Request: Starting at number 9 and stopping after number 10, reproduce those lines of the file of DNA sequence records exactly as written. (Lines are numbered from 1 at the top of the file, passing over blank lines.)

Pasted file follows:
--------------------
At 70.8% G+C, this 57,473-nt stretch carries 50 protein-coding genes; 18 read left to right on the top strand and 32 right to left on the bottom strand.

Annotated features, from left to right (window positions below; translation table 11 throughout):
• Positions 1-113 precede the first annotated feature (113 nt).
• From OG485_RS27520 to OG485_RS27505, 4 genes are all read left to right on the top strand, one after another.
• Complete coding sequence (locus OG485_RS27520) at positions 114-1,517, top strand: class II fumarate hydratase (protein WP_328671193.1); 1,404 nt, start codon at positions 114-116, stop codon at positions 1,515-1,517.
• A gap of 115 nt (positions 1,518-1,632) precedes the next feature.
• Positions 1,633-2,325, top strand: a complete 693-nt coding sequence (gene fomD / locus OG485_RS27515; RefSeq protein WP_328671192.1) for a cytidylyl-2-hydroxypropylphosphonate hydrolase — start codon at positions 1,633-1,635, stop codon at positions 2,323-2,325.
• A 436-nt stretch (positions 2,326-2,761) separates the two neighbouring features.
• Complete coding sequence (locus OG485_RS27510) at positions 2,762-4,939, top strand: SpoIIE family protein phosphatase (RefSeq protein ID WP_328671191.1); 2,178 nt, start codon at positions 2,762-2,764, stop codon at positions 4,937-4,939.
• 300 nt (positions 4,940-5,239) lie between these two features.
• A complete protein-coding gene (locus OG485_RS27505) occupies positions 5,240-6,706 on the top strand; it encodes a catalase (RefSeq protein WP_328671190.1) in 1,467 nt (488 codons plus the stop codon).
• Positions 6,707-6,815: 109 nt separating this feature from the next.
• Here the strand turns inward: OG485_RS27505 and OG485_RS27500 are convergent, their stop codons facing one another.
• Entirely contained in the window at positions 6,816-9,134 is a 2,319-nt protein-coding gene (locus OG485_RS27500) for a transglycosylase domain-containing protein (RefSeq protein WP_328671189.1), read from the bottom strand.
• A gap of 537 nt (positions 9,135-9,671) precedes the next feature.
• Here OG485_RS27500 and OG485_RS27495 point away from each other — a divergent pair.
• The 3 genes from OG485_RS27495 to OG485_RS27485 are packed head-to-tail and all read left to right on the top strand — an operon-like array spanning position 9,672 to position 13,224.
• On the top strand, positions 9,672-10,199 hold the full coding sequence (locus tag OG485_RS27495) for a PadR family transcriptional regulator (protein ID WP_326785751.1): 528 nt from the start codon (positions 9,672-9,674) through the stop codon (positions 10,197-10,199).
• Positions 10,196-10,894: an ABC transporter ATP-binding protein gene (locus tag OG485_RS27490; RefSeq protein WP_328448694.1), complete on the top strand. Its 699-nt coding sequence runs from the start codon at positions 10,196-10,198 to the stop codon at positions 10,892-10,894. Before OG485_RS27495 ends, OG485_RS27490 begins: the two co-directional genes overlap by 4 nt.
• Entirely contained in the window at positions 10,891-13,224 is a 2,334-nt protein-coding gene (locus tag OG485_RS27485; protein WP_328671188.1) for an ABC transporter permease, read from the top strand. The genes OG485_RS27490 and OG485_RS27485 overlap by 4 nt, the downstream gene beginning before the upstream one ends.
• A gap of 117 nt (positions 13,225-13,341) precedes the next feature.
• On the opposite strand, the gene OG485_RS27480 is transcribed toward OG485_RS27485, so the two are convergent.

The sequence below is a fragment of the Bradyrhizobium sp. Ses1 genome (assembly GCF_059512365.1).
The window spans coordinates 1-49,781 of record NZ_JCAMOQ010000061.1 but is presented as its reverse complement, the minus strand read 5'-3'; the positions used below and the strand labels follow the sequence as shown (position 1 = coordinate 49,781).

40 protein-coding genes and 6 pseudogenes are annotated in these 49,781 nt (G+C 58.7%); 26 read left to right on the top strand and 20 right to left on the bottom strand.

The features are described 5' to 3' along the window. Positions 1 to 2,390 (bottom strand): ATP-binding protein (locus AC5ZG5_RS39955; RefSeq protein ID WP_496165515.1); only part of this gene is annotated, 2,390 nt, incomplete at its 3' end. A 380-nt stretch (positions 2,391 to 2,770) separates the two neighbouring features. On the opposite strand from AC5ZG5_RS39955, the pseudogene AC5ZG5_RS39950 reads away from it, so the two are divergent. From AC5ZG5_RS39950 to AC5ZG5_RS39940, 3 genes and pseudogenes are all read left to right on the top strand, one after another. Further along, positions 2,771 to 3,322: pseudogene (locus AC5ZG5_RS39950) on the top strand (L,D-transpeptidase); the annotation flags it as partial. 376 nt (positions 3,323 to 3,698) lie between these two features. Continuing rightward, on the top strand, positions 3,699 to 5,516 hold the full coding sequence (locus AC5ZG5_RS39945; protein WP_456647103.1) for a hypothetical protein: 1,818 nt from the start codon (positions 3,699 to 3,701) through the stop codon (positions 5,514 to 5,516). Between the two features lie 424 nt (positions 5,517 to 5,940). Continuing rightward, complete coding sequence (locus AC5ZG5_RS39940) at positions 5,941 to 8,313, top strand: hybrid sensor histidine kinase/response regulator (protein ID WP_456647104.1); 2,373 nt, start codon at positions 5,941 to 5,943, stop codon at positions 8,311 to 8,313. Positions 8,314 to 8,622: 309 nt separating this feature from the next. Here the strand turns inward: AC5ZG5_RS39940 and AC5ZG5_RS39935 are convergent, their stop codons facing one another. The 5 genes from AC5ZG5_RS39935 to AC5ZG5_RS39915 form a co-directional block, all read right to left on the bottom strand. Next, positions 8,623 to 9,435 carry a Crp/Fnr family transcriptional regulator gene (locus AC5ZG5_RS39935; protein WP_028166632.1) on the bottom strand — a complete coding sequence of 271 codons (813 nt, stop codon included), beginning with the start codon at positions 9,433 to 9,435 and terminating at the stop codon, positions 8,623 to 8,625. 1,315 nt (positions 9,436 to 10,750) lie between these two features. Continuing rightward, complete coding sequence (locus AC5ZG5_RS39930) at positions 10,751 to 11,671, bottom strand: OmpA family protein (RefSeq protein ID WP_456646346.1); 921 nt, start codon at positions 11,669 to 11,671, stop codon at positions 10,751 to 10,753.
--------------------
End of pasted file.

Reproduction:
• Complete coding sequence (locus OG485_RS27510) at positions 2,762-4,939, top strand: SpoIIE family protein phosphatase (RefSeq protein ID WP_328671191.1); 2,178 nt, start codon at positions 2,762-2,764, stop codon at positions 4,937-4,939.
• 300 nt (positions 4,940-5,239) lie between these two features.